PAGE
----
Select a topic, or simply scroll down the page.
AHEC Scholars is an interprofessional program geared towards health profession students. The AHEC Scholars Program (ASP) is a longitudinal program, and students will be exposed to interdisciplinary didactic and community-based clinical training in rural and/or underserved areas.
The ASP will enroll 45 students per year and include, but not limited to, the following eligible health professions:
- Nursing (FNP, BSN, MSN)
- Physical/Occupational Therapy
- Physician Assistant
- Public Health/MPH
- Respiratory therapy
- Social Work (BSW, MSW)
- Students must be currently enrolled in health professions degree program or an allied health workforce degree/certificate program and be two years from program or degree completion.
- Underrepresented minorities, disadvantaged/rural backgrounds, and first generation college students strongly encouraged to apply.
- Two year commitment required, to include the following each year:
- 40 hours of community-based clinical training in rural and/or underserved.
- 40 hours of didactic education, which includes a combination of face-to-face and online training opportunities focused on the following six Core Topic Areas:
- Interprofessional Education
- Behavioral Health Integration
- Social Determinants of Health
- Cultural Competency
- Practice Transformation
- Current and Emerging Health Issues
- Students must agree to be tracked a year following graduation or completion of health profession program. The program would like to know how your career develops after fulfillment.
- Work hand-in-hand with other disciplines, learning their roles and responsibilities, and participate in clinical settings as an interprofessional team.
- Bolster your clinical knowledge and join this hands-on opportunity to expand your knowledge about rural and underserved healthcare throughout Maryland.
- Meet thought leaders in your field and make connections with other participants, creating an invaluable network of mentors and colleagues.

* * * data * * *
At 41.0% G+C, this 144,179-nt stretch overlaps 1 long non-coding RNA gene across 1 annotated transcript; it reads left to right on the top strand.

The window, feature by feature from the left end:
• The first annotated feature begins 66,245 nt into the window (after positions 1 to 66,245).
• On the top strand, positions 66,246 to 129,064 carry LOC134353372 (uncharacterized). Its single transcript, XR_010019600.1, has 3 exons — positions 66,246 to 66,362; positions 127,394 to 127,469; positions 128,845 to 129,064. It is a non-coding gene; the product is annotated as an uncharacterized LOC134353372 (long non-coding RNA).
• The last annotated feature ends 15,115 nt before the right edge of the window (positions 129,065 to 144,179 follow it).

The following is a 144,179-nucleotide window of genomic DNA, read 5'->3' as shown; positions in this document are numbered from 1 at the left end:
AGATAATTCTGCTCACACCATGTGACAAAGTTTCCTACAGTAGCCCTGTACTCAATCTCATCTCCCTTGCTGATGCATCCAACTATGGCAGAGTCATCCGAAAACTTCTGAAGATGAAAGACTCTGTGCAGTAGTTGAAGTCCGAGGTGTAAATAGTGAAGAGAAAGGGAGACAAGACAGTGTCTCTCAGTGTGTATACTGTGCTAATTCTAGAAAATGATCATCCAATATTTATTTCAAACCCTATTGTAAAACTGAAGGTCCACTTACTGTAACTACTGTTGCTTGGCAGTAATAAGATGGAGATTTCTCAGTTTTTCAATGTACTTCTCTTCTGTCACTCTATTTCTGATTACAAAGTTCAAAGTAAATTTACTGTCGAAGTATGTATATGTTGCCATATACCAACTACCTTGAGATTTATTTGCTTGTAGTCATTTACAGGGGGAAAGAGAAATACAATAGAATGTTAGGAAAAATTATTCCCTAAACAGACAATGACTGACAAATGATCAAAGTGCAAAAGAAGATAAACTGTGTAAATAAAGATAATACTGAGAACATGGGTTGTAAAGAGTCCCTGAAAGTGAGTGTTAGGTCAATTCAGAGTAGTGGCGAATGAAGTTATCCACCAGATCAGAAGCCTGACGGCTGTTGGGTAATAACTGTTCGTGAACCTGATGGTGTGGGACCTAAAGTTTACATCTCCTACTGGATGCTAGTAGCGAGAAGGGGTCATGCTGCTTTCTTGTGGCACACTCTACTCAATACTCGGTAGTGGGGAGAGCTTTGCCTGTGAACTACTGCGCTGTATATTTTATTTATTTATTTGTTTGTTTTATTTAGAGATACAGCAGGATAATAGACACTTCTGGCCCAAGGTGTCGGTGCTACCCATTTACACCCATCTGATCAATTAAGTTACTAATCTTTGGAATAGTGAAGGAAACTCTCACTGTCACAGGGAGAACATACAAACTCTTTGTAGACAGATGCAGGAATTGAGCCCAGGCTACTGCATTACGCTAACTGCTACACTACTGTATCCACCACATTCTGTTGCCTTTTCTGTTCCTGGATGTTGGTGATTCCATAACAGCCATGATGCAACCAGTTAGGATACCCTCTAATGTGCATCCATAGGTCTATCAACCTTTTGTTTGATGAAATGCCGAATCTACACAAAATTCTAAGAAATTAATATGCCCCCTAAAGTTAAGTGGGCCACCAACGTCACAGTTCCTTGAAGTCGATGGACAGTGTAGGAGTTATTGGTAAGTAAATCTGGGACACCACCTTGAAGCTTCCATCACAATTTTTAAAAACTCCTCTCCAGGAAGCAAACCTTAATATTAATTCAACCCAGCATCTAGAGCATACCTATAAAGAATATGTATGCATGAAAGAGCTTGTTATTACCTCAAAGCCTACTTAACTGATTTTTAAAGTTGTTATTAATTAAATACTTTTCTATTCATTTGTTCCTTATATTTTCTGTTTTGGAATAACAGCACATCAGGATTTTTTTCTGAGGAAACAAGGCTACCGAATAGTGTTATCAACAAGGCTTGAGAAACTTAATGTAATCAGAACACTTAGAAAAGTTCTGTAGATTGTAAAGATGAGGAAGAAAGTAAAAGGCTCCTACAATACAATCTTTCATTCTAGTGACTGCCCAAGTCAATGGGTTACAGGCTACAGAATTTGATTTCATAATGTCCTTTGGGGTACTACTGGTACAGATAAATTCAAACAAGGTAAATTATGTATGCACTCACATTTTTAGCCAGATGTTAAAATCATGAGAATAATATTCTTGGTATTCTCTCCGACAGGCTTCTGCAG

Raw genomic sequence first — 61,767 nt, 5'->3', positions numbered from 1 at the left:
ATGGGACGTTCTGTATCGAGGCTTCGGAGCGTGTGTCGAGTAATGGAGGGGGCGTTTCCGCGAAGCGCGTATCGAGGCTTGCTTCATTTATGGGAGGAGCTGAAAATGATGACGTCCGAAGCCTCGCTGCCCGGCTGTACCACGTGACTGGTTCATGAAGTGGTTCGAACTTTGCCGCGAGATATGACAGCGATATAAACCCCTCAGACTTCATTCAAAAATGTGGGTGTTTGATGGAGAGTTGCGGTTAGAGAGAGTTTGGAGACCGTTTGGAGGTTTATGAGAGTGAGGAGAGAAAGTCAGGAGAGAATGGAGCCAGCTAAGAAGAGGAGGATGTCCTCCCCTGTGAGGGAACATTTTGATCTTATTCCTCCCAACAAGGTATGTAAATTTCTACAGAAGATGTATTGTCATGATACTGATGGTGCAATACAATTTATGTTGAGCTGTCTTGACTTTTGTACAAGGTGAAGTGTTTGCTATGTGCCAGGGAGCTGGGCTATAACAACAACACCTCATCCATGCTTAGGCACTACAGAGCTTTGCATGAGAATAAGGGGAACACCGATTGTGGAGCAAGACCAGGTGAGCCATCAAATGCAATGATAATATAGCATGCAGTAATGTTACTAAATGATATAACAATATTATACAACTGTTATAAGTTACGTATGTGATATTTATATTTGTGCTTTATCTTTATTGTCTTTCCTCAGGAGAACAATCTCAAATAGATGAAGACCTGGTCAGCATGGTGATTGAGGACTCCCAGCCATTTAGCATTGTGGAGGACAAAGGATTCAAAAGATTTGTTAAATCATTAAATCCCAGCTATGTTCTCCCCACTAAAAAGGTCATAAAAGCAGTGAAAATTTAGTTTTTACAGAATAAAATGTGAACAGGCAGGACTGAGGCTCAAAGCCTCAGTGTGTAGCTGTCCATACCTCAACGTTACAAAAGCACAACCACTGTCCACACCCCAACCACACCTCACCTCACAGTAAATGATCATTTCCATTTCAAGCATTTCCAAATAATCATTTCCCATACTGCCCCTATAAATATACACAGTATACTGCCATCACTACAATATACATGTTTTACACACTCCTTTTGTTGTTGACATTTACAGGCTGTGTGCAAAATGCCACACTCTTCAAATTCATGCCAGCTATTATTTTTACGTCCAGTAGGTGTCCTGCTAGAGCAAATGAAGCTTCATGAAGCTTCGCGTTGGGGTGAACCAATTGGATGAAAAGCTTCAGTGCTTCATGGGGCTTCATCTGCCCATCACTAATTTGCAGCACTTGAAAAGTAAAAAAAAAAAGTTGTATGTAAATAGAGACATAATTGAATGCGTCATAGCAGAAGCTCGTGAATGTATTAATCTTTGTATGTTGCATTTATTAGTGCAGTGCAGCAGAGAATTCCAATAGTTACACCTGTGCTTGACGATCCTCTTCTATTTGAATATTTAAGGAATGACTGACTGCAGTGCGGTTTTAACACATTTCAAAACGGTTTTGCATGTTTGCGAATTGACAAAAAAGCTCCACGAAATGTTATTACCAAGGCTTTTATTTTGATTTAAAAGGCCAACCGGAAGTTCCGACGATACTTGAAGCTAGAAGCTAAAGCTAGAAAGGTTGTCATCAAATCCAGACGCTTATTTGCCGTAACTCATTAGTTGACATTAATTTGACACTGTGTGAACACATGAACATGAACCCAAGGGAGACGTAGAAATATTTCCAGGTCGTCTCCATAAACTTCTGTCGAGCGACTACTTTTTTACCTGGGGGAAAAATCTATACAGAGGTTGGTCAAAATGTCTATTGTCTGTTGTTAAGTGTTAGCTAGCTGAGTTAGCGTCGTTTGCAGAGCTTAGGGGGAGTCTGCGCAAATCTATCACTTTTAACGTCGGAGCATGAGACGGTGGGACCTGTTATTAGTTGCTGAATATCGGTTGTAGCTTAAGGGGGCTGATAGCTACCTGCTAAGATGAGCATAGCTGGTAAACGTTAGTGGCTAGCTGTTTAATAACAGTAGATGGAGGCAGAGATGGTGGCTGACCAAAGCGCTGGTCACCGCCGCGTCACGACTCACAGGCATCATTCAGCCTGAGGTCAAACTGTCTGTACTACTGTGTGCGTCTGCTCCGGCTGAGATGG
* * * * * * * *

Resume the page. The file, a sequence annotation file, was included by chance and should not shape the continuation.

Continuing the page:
- Receive a Maryland AHEC Scholar Certificate of Completion, setting you apart from other students in an increasingly competitive environment.
- Mileage reimbursement, if funds are available.
AHEC Scholars Program
Students, Gabriella Miller and Georgia Harper discuss their experience in the AHEC Scholars Program.
|February 1, 2021||Applications open and accepted for Cohort 3, on a rolling basis, until the program is full.|
|July 1, 2021||AHEC Scholars year 3 program begins|
Geriatric Assessment Interdisciplinary Team (GAIT)
GAIT is a project funded by the University System of Maryland Redeployment Grant System and is located in rural Maryland at AHEC West (Cumberland, Md.) and the Eastern Shore Area Health Education Center (Cambridge, MD).
A series of one or two-day rotations introduces students from USM degree programs to comprehensive geriatric assessment and the fundamentals of interprofessional collaboration through both didactic and clinical sessions.
Students are introduced to the comprehensive geriatric assessment and the fundamentals of interprofessional collaboration through both didactic and clinical sessions. A variety of sites are used throughout Western Maryland and the Eastern Shore.
Each site is chosen because it emphasizes the benefits of interprofessional collaboration in caring for frail older individuals.
The University of Maryland School of Medicine Primary Care Track (PCT) started as a five year HRSA funded collaborative effort created to expose UMSOM medical students to careers in primary care. Since 2012, PCT has allocated incoming medical students with primary care physicians throughout the first two years of their medical school training. PCT has allowed students who show an early interest in primary care to better determine their ultimate career path. This longitudinal track allows for mentorship from family medicine physicians, general internists and general pediatricians while providing the interested student with an opportunity to learn via ongoing relationships with patients.
Students work alongside preceptors one half day per month during their pre-clinical years, and 80 hours in their first year summer with a primary care physician (PCP) mentor, through a collaboration with one of the three state AHECs. Along with these experiences with community physicians, students participate in monthly didactic sessions.
Approximately thirty percent of the first, second and third year class are enrolled in this program. To date, the PCT remains a collaborative program of the Departments of Family Medicine, Internal Medicine and Pediatrics.